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Neural oscillations (Brainwaves)

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Neural oscillations, or brainwaves, are rhythmic or repetitive patterns of neural activity in the central nervous system. Neural tissue can generate oscillatory activity in many ways, driven either by mechanisms within individual neurons or by interactions between neurons. In individual neurons, oscillations can appear either as oscillations in membrane potential or as rhythmic patterns of action potentials, which then produce oscillatory activation of post-synaptic neurons. At the level of neural ensembles, synchronized activity of large numbers of neurons can give rise to macroscopic oscillations, which can be observed in an electroencephalogram. Oscillatory activity in groups of neurons generally arises from feedback connections between the neurons that result in the synchronization of their firing patterns. The interaction between neurons can give rise to oscillations at a different frequency than the firing frequency of individual neurons. A well-known example of macroscopic neural oscillations is alpha activity.[1]

Our brain works primarily with bioelectrical energy. Although the power of electricity that handle our neurons is low (measured in mill volts), this power processes, manage, distribute and use vast amounts of information and generates multiple answers (almost infinite in possibilities). So by using micro electricity, we can conclude that the brain is a machine of low frequencies. Our brain, in addition to process information that comes by the senses, is capable of emitting extra-sensory information received via similar “electromagnetic waves”, but with lower intensity similar to the frequencies of a radio transmitter-receiver. Our brain can act as a radio station, similar to numerous species of birds that in their migrations are guided by a genuine receiver of terrestrial magnetism located in the pituitary gland. With this receiver, they know where they have to fly and in what direction. It’s like having a real compass incorporated into the brain. The mind could be defined as the “sense” of the brain (like sight is the sense of the eye).[2]

History

A German psychiatrist, professor at the University of Vienna named Hans Berger (1.843-1941), demonstrated that a device “amplifier” that was called later electroencephalograph could captureelectrical potential (voltage fluctuations) in the human brain. Before him, the English physician Richard Caton (1842-1926) showed similar potential in dogs. The first types of brain frequencies that were discovered were the “alpha” and “theta”. Later, these findings were complemented by research in the range frequencies captured by the electroencephalograph.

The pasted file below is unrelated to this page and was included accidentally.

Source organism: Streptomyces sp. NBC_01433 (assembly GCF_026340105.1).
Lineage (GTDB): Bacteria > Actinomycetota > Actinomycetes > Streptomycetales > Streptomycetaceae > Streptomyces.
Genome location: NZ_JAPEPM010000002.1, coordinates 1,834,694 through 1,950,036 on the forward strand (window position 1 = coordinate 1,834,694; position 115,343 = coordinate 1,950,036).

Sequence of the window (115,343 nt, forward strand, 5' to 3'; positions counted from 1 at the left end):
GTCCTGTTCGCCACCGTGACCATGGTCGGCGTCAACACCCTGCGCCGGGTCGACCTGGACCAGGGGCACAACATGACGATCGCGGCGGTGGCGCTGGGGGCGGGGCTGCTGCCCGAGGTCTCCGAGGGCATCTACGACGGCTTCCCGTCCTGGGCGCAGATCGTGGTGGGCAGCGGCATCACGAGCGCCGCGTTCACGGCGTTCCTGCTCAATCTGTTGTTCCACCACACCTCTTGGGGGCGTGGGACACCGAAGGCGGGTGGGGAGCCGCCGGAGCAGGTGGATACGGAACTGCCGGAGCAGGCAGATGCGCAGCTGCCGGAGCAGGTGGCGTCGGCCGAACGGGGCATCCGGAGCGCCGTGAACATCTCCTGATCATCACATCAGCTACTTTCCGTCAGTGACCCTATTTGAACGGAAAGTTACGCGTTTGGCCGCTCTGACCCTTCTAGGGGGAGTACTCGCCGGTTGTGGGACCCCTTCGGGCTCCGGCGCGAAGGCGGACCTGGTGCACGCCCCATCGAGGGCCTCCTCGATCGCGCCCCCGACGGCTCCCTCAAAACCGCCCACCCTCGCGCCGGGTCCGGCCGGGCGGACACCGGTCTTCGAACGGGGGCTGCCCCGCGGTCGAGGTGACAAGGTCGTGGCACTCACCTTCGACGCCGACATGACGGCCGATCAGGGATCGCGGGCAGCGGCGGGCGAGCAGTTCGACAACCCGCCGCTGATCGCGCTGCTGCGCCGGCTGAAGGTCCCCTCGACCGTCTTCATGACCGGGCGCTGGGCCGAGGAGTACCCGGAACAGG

Brainwaves and states of consciousness

Each type of wave results in a different neuropsychological state. That is, our mind, our body and our physical and physiological activity are completely different in each of these states or frequencies. The type of neurochemicals and hormones substances discharged into the blood flow varies depending on frequency and as much as the presence and quantity of such substances as the mood we have, interact to produce a physiological-mental-physical-end that involves a mental state. A level of consciousness is conscious thought that is always thinking even in moments of apparent inactivity, but trivial ideas continually pass by consciousness. Most of the thoughts are accompanied by reactions in behavior, and small involuntary movements. When you’re not actively thinking then you’re probably dreaming, according Signer and Streiner (1966) a person has throughout the day about 200 daydreams. Therefore consciousness is the sum of all the different perceptions. The most common consciousness are wakefulness and sleep; however, changes in expressing both cerebral and psycho states change according to conscious or subconscious feelings of each person are distinguished. These changes are directly related to the electrical activity of the brain. This activity can be measured by the number of oscillations per second (Hz) that are linked todifferent states of consciousness in the brain: our brain only perceives a limited range of frequencies indispensable to operate with ease in this three-dimensional medium. 20 to 20,000 vibrations per second are perceptible by our ears, the colors perceived by our eyes range from red to violet (although extending beyond, up and down), all possible smells and tastes (which are also vibrations) and the endless textures that we can distinguish with our skin. But the brain is not only receiver but also is sends vibrations. It has been proven thanks to the EEG that the brain emits waves of varying intensity and frequency depending on the mental state of the person being observed. These waves are classified into: